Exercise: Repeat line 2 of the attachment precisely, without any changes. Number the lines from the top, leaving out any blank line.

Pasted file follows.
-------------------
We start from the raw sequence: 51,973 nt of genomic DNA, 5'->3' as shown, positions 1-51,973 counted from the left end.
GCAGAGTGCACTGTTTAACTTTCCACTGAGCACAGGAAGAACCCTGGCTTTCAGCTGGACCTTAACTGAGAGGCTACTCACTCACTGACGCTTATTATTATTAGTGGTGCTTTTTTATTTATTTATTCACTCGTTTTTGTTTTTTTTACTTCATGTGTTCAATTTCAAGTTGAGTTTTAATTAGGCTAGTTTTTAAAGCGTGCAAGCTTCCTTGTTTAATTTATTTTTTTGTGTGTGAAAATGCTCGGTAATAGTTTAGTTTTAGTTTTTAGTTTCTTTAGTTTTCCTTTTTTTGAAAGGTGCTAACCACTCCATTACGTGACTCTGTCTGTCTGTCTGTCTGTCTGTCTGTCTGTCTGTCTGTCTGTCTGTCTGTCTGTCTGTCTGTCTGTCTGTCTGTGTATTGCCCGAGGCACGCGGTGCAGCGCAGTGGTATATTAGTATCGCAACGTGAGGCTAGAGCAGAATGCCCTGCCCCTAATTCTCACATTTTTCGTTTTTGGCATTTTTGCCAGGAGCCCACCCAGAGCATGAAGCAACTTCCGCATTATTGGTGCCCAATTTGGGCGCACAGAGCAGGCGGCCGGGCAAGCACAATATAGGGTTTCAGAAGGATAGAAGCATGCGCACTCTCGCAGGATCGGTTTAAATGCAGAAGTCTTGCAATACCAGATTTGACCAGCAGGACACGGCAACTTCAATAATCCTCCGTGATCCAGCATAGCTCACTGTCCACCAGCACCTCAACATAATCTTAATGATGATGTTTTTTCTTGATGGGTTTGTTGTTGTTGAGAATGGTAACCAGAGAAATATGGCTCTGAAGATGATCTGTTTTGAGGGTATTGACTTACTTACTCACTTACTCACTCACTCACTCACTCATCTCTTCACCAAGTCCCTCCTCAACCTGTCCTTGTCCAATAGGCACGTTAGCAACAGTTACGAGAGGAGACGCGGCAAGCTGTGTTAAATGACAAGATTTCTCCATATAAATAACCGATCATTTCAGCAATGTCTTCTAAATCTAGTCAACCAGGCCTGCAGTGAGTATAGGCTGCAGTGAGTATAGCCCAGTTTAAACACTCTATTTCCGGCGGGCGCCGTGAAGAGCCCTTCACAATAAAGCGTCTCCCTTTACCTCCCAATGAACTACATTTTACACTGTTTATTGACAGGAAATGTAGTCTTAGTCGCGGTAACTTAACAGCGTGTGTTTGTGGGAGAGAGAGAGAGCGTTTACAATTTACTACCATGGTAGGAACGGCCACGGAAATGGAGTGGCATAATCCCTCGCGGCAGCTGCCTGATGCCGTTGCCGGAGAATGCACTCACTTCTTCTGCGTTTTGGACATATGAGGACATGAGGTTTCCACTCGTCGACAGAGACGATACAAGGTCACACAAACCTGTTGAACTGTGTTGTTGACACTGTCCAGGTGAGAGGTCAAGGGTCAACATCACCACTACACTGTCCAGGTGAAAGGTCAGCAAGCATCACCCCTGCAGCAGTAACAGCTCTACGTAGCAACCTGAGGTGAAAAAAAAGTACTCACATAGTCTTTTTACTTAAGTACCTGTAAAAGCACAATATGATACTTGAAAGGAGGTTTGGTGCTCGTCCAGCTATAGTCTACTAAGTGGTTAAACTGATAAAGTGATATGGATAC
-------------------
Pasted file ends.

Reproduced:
GCAGAGTGCACTGTTTAACTTTCCACTGAGCACAGGAAGAACCCTGGCTTTCAGCTGGACCTTAACTGAGAGGCTACTCACTCACTGACGCTTATTATTATTAGTGGTGCTTTTTTATTTATTTATTCACTCGTTTTTGTTTTTTTTACTTCATGTGTTCAATTTCAAGTTGAGTTTTAATTAGGCTAGTTTTTAAAGCGTGCAAGCTTCCTTGTTTAATTTATTTTTTTGTGTGTGAAAATGCTCGGTAATAGTTTAGTTTTAGTTTTTAGTTTCTTTAGTTTTCCTTTTTTTGAAAGGTGCTAACCACTCCATTACGTGACTCTGTCTGTCTGTCTGTCTGTCTGTCTGTCTGTCTGTCTGTCTGTCTGTCTGTCTGTCTGTCTGTCTGTCTGTCTGTGTATTGCCCGAGGCACGCGGTGCAGCGCAGTGGTATATTAGTATCGCAACGTGAGGCTAGAGCAGAATGCCCTGCCCCTAATTCTCACATTTTTCGTTTTTGGCATTTTTGCCAGGAGCCCACCCAGAGCATGAAGCAACTTCCGCATTATTGGTGCCCAATTTGGGCGCACAGAGCAGGCGGCCGGGCAAGCACAATATAGGGTTTCAGAAGGATAGAAGCATGCGCACTCTCGCAGGATCGGTTTAAATGCAGAAGTCTTGCAATACCAGATTTGACCAGCAGGACACGGCAACTTCAATAATCCTCCGTGATCCAGCATAGCTCACTGTCCACCAGCACCTCAACATAATCTTAATGATGATGTTTTTTCTTGATGGGTTTGTTGTTGTTGAGAATGGTAACCAGAGAAATATGGCTCTGAAGATGATCTGTTTTGAGGGTATTGACTTACTTACTCACTTACTCACTCACTCACTCACTCATCTCTTCACCAAGTCCCTCCTCAACCTGTCCTTGTCCAATAGGCACGTTAGCAACAGTTACGAGAGGAGACGCGGCAAGCTGTGTTAAATGACAAGATTTCTCCATATAAATAACCGATCATTTCAGCAATGTCTTCTAAATCTAGTCAACCAGGCCTGCAGTGAGTATAGGCTGCAGTGAGTATAGCCCAGTTTAAACACTCTATTTCCGGCGGGCGCCGTGAAGAGCCCTTCACAATAAAGCGTCTCCCTTTACCTCCCAATGAACTACATTTTACACTGTTTATTGACAGGAAATGTAGTCTTAGTCGCGGTAACTTAACAGCGTGTGTTTGTGGGAGAGAGAGAGAGCGTTTACAATTTACTACCATGGTAGGAACGGCCACGGAAATGGAGTGGCATAATCCCTCGCGGCAGCTGCCTGATGCCGTTGCCGGAGAATGCACTCACTTCTTCTGCGTTTTGGACATATGAGGACATGAGGTTTCCACTCGTCGACAGAGACGATACAAGGTCACACAAACCTGTTGAACTGTGTTGTTGACACTGTCCAGGTGAGAGGTCAAGGGTCAACATCACCACTACACTGTCCAGGTGAAAGGTCAGCAAGCATCACCCCTGCAGCAGTAACAGCTCTACGTAGCAACCTGAGGTGAAAAAAAAGTACTCACATAGTCTTTTTACTTAAGTACCTGTAAAAGCACAATATGATACTTGAAAGGAGGTTTGGTGCTCGTCCAGCTATAGTCTACTAAGTGGTTAAACTGATAAAGTGATATGGATAC